To manage risk factors, one can try to keep their blood pressure down, control their cholesterol levels, keep an active life, eat healthy, and avoid tobacco smoke. There are many different types of medications to help with arrhythmias which are, antiarrhythmics, calcium channel blockers, beta blockers, and anticoagulants. Antiarrythmics are to help symptomatic tachycardia and premature beats. Calcium channel blockers or calcium antagonists interrupt the movement of calcium that is going into the hearts blood vessel tissue.
Beta blockers decrease the heart rate and cardiac output, which lowers blood pressure by blocking the effects of adrenalin. Anticoagulants or “blood thinners” work by making it hard for the blood to clot; they are not designed to dissolve existing blood clots. To get the best output of the medications, one should take the medication exactly as they are prescribed. Never stop taking the medications unless one has talked to their doctor or prescribers.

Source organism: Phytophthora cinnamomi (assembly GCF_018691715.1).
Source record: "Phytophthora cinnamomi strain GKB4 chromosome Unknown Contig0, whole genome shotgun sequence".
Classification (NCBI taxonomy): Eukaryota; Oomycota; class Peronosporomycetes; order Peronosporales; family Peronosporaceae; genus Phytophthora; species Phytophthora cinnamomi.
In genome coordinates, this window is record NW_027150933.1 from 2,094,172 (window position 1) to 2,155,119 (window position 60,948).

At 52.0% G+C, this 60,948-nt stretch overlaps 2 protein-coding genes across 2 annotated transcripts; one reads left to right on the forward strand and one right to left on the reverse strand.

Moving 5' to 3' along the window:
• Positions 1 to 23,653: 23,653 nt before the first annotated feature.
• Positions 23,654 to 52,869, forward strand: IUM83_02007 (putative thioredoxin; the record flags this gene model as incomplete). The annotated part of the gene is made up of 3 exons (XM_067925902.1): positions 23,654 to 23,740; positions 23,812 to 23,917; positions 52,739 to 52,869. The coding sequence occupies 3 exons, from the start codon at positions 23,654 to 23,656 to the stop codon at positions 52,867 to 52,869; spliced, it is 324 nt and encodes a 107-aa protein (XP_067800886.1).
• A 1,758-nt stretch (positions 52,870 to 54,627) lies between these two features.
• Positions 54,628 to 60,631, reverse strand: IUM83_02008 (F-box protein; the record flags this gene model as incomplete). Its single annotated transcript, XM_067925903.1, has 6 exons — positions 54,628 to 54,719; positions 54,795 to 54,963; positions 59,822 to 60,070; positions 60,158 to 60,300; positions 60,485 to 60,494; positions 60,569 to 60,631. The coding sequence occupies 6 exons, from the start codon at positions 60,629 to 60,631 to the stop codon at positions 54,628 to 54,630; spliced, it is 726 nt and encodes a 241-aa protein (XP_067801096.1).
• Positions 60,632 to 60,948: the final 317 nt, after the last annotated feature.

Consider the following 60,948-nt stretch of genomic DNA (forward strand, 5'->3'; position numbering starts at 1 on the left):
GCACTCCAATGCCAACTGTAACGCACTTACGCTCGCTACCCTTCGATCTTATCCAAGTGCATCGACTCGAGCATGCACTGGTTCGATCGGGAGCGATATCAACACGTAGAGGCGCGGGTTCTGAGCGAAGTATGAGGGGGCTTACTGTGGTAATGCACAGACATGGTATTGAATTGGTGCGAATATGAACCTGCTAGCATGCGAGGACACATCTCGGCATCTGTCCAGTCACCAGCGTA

If side effects do occur, one should talk to their doctor or prescriber about them; and if one has any other medications, tell the doctor or prescriber about them, even the over the counter medications and vitamins. In conclusion, heart abnormalities or irregular heartbeats are very serious and many things can cause arrhythmias. Even though there are ways to help prevent arrhythmias, one cannot prevent themselves from it; so, it is best to make yourself aware of the symptoms and risk factors.